We awoke to bright sunshine and the view was just as good as the night before, this morning the mist was rising off the water as the air warmed and we did not need the heater on for long, it was more a case of opening windows to let the heat out.

Today’s destination was Fort Stevens near Astoria, the northern most point of the Oregon coast and of great historical importance. The explorer’s Lewis and Clark arrived near here in 1805 on their journey of discovery from the East, sent out by Thomas Jefferson to map the interior west of the Mississippi River. Along with the museums which tell their story and that of the native Indians who lived here originally, military forts dot this corner between the Columbia River and the Pacific. From the Civil war through to the Second World War it has been of major importance and we were keen to learn more.

We selected a site at the State park and decided on an afternoon walk to the beach and the remains of a 1906 shipwreck, however after a mile and half walk we spent about 5 minutes on the beach as the cold wind was blowing hard and, memories of our sandstorm walk previously, sent us back behind the dunes into the sunshine and shelter. We took a trail which led to Battery Russell and the battery commander’s station, both grey concrete box structures, Battery Russell having huge gun emplacements behind its walls to hide them from any approaching enemies. Today the sand has filled in what was once the coast line and about a mile of wooded land stands in front of the battery so there is no view of the river or ocean leaving the battery well camouflaged. Tomorrow we intend to visit the other historical sites and continue our education.


The State Park has 9 miles of paved walkways and we took a route which led to the Museum. Having looked at the Battery the day before we were interested in the background to it and the other buildings in the vicinity but the museum also houses relics and anecdotes from the wars those buildings have witnessed. The claim to fame is of being the only mainland fort attacked by enemy fire since 1812.

During World War II, when a Japanese submarine opened fire on the Fort, the soldiers were keen to try out their guns and fire back but the higher ranks did not give the word to do so. The officers considered the sub was beyond the range of their guns and figured that firing back would give away the position of the fort and all that surrounded it. It looks like they were correct, a report from the Japanese Captain of the submarine after the war indicates he was totally unaware of what he was firing at and had he known how many guns were there would not have attempted to show any form of aggression. The shelling seems to have come as somewhat of a surprise to both the military and civilians living in the area, there were notes from old soldiers which indicated there was some confusion as to what was happening and one from a local resident who confessed to thinking it must be a salute to the death of someone important, it seems they were not expecting hostility!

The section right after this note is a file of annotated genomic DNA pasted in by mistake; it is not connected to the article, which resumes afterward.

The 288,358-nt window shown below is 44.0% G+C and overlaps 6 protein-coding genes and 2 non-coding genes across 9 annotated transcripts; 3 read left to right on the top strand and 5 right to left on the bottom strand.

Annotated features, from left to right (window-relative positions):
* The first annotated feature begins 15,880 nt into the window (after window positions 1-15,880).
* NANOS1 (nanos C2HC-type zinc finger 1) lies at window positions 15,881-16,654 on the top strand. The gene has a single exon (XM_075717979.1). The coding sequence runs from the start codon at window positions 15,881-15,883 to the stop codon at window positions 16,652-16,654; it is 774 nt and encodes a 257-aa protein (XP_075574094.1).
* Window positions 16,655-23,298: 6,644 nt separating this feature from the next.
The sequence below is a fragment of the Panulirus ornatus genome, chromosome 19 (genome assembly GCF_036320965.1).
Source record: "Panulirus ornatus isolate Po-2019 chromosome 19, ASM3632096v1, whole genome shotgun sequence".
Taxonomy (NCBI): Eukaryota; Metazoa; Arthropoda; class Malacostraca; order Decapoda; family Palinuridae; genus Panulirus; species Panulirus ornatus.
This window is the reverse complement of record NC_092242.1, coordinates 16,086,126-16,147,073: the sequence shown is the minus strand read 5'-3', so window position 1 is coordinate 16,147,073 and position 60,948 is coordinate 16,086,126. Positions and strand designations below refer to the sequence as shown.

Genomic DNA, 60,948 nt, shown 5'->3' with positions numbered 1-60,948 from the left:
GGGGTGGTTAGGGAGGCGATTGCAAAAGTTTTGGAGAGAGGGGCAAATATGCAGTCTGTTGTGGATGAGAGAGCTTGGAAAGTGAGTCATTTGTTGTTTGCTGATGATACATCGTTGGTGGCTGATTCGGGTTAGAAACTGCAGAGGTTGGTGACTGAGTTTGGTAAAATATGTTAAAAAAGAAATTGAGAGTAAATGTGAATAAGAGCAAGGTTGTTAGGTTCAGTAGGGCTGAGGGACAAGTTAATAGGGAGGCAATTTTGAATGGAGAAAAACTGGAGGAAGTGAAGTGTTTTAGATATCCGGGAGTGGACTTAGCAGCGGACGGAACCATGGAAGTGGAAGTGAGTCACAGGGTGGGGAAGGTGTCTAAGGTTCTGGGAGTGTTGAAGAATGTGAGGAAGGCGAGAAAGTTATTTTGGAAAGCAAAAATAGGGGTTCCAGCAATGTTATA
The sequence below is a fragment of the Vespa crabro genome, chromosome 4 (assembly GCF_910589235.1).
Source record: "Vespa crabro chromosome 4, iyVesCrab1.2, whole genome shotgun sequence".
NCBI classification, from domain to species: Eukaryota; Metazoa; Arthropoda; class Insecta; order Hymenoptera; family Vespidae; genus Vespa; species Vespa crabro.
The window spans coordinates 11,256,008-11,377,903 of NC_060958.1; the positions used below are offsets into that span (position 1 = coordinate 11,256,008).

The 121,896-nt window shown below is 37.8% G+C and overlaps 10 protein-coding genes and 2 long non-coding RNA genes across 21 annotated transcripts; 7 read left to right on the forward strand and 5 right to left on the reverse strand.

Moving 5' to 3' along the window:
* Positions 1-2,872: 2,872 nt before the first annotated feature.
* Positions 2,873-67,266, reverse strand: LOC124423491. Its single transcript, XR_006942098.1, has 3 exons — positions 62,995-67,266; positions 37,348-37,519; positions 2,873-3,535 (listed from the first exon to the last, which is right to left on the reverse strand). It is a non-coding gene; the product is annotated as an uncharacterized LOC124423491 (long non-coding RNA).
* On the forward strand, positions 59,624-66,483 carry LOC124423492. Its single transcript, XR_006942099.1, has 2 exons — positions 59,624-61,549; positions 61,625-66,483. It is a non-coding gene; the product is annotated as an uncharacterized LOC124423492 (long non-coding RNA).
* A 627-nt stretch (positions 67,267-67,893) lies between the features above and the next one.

Astoria is the last City on the Oregon coast before we move into Washington State and they were holding their Crab Fest (this seems to be the herald of Spring around here) it must be pretty popular as the State Park Ranger told us when we arrived it was full for the weekend, they have around 200 sites which equals a lot of campers!
We called a local Private site Lewis and Clark RV resort and they could accommodate us for Thursday evening.

We wanted to visit Fort Clatsop, the winter fort built by Lewis and Clark on their arrival this side of the Columbia River in 1805 and dedicated to the Clatsop Indians to whom they handed it over when they made there way back home to the east in 1806. The centre and the film proved very interesting with extracts from the journals of Lewis and Clark and the 30 men in the Corp of Discovery giving an insight into the journey they made and the conditions they endured how they made contact and befriended the native Indians and bartered with them to the benefit of both parties. This is a piece of American History we had no knowledge of and have found very interesting.